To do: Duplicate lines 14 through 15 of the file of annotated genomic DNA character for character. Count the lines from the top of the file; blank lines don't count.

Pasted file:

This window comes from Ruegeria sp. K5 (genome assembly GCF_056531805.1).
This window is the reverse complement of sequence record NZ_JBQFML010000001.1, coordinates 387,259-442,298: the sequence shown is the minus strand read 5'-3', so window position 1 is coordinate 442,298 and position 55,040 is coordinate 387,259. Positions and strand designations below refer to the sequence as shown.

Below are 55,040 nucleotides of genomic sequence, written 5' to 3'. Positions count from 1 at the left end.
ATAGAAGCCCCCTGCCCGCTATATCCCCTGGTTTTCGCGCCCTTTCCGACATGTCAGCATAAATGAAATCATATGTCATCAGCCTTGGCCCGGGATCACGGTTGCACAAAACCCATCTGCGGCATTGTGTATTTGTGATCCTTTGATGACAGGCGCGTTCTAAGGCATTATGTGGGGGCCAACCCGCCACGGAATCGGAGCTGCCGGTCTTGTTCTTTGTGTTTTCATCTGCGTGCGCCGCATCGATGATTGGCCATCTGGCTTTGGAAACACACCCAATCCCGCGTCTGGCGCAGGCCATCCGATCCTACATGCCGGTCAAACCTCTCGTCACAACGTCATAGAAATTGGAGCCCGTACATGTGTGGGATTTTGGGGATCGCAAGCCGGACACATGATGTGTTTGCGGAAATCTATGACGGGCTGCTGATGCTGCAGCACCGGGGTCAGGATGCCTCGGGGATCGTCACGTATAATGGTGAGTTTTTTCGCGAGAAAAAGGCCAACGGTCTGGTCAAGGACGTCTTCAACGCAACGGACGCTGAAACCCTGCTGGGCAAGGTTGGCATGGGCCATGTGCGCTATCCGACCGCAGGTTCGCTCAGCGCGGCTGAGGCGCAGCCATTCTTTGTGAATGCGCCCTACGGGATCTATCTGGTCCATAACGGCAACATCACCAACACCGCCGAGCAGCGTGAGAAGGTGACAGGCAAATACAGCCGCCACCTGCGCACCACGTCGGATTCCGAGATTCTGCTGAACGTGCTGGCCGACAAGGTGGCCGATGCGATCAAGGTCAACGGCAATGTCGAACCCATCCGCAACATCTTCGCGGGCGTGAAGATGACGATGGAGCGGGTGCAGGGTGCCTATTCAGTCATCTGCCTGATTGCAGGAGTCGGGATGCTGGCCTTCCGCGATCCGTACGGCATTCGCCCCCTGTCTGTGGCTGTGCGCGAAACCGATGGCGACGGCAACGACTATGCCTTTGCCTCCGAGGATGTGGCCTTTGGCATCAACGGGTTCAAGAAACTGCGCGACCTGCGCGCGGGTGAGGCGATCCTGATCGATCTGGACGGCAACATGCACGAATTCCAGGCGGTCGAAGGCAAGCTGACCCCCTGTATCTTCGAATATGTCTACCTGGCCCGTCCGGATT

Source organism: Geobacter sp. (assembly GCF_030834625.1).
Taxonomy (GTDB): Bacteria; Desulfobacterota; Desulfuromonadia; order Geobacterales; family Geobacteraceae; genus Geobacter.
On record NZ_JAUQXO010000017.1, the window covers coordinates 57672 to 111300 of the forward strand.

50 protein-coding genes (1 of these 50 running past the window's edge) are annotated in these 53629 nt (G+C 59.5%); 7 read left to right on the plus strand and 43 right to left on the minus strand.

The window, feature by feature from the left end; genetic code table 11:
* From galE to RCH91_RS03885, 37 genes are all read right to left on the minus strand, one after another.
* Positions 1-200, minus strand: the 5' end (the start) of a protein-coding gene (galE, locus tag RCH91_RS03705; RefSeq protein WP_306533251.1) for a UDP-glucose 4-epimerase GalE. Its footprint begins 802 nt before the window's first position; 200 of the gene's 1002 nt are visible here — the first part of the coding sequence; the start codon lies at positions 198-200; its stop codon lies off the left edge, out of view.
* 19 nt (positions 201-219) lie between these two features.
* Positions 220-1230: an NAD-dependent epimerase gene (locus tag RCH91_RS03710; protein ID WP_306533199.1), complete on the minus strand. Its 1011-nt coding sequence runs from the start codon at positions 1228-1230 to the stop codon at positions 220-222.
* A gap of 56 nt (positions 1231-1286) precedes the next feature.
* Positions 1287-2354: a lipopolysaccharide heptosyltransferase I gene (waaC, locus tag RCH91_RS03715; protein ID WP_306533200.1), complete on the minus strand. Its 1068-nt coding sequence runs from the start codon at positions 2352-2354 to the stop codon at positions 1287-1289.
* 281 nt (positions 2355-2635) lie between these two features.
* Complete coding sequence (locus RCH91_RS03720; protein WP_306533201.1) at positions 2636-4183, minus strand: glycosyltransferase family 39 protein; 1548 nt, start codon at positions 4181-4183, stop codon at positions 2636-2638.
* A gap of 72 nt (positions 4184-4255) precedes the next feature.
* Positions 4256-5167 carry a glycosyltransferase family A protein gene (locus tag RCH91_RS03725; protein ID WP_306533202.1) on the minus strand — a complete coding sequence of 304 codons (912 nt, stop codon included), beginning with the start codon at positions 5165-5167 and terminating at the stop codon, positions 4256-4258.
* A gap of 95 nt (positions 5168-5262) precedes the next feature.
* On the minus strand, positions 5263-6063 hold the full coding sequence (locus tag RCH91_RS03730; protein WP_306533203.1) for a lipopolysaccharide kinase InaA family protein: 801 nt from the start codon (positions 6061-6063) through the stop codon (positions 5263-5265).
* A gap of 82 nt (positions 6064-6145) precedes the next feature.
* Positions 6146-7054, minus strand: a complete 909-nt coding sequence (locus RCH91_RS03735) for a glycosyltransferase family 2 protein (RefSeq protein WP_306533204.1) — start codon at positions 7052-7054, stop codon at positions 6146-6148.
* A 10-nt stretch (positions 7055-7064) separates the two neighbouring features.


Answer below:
* A gap of 56 nt (positions 1231-1286) precedes the next feature.
* Positions 1287-2354: a lipopolysaccharide heptosyltransferase I gene (waaC, locus tag RCH91_RS03715; protein ID WP_306533200.1), complete on the minus strand. Its 1068-nt coding sequence runs from the start codon at positions 2352-2354 to the stop codon at positions 1287-1289.